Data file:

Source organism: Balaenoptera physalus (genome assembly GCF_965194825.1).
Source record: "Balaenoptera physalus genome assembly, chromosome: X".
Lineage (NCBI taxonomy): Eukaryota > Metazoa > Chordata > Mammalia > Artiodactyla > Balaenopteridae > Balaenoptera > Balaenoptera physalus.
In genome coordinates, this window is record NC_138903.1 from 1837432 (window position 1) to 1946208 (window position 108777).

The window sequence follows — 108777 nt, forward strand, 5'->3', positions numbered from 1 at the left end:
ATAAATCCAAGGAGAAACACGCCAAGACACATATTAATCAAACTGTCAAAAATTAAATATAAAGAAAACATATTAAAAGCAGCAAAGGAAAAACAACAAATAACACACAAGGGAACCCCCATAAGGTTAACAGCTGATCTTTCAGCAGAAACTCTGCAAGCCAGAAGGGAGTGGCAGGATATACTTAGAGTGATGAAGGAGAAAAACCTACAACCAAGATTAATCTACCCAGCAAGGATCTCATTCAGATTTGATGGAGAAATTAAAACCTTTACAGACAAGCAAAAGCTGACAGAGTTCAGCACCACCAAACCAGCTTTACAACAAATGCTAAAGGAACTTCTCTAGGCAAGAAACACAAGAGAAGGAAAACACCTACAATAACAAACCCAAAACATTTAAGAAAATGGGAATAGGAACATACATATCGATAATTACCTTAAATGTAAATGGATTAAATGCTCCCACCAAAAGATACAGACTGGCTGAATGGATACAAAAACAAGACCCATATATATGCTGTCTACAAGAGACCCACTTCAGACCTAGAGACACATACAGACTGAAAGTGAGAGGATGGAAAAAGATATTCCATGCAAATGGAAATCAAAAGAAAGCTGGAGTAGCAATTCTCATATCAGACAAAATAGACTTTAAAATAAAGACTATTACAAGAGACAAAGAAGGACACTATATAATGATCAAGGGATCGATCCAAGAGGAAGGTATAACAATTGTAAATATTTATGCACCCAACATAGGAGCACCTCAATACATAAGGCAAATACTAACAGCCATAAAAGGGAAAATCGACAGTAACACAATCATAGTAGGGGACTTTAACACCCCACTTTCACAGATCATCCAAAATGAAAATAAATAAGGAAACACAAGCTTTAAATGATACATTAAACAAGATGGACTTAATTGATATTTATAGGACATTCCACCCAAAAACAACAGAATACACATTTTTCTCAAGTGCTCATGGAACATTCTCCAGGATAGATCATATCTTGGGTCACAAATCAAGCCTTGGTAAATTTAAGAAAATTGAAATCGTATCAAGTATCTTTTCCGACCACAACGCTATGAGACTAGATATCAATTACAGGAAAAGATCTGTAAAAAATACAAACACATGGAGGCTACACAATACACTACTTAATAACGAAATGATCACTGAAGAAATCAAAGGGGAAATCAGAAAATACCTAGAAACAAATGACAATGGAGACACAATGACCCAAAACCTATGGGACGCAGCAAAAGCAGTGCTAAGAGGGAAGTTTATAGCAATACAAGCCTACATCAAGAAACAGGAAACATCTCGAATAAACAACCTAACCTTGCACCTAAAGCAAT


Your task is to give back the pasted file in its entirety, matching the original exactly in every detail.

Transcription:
Source organism: Balaenoptera physalus (genome assembly GCF_965194825.1).
Source record: "Balaenoptera physalus genome assembly, chromosome: X".
Lineage (NCBI taxonomy): Eukaryota > Metazoa > Chordata > Mammalia > Artiodactyla > Balaenopteridae > Balaenoptera > Balaenoptera physalus.
In genome coordinates, this window is record NC_138903.1 from 1837432 (window position 1) to 1946208 (window position 108777).

The window sequence follows — 108777 nt, forward strand, 5'->3', positions numbered from 1 at the left end:
ATAAATCCAAGGAGAAACACGCCAAGACACATATTAATCAAACTGTCAAAAATTAAATATAAAGAAAACATATTAAAAGCAGCAAAGGAAAAACAACAAATAACACACAAGGGAACCCCCATAAGGTTAACAGCTGATCTTTCAGCAGAAACTCTGCAAGCCAGAAGGGAGTGGCAGGATATACTTAGAGTGATGAAGGAGAAAAACCTACAACCAAGATTAATCTACCCAGCAAGGATCTCATTCAGATTTGATGGAGAAATTAAAACCTTTACAGACAAGCAAAAGCTGACAGAGTTCAGCACCACCAAACCAGCTTTACAACAAATGCTAAAGGAACTTCTCTAGGCAAGAAACACAAGAGAAGGAAAACACCTACAATAACAAACCCAAAACATTTAAGAAAATGGGAATAGGAACATACATATCGATAATTACCTTAAATGTAAATGGATTAAATGCTCCCACCAAAAGATACAGACTGGCTGAATGGATACAAAAACAAGACCCATATATATGCTGTCTACAAGAGACCCACTTCAGACCTAGAGACACATACAGACTGAAAGTGAGAGGATGGAAAAAGATATTCCATGCAAATGGAAATCAAAAGAAAGCTGGAGTAGCAATTCTCATATCAGACAAAATAGACTTTAAAATAAAGACTATTACAAGAGACAAAGAAGGACACTATATAATGATCAAGGGATCGATCCAAGAGGAAGGTATAACAATTGTAAATATTTATGCACCCAACATAGGAGCACCTCAATACATAAGGCAAATACTAACAGCCATAAAAGGGAAAATCGACAGTAACACAATCATAGTAGGGGACTTTAACACCCCACTTTCACAGATCATCCAAAATGAAAATAAATAAGGAAACACAAGCTTTAAATGATACATTAAACAAGATGGACTTAATTGATATTTATAGGACATTCCACCCAAAAACAACAGAATACACATTTTTCTCAAGTGCTCATGGAACATTCTCCAGGATAGATCATATCTTGGGTCACAAATCAAGCCTTGGTAAATTTAAGAAAATTGAAATCGTATCAAGTATCTTTTCCGACCACAACGCTATGAGACTAGATATCAATTACAGGAAAAGATCTGTAAAAAATACAAACACATGGAGGCTACACAATACACTACTTAATAACGAAATGATCACTGAAGAAATCAAAGGGGAAATCAGAAAATACCTAGAAACAAATGACAATGGAGACACAATGACCCAAAACCTATGGGACGCAGCAAAAGCAGTGCTAAGAGGGAAGTTTATAGCAATACAAGCCTACATCAAGAAACAGGAAACATCTCGAATAAACAACCTAACCTTGCACCTAAAGCAAT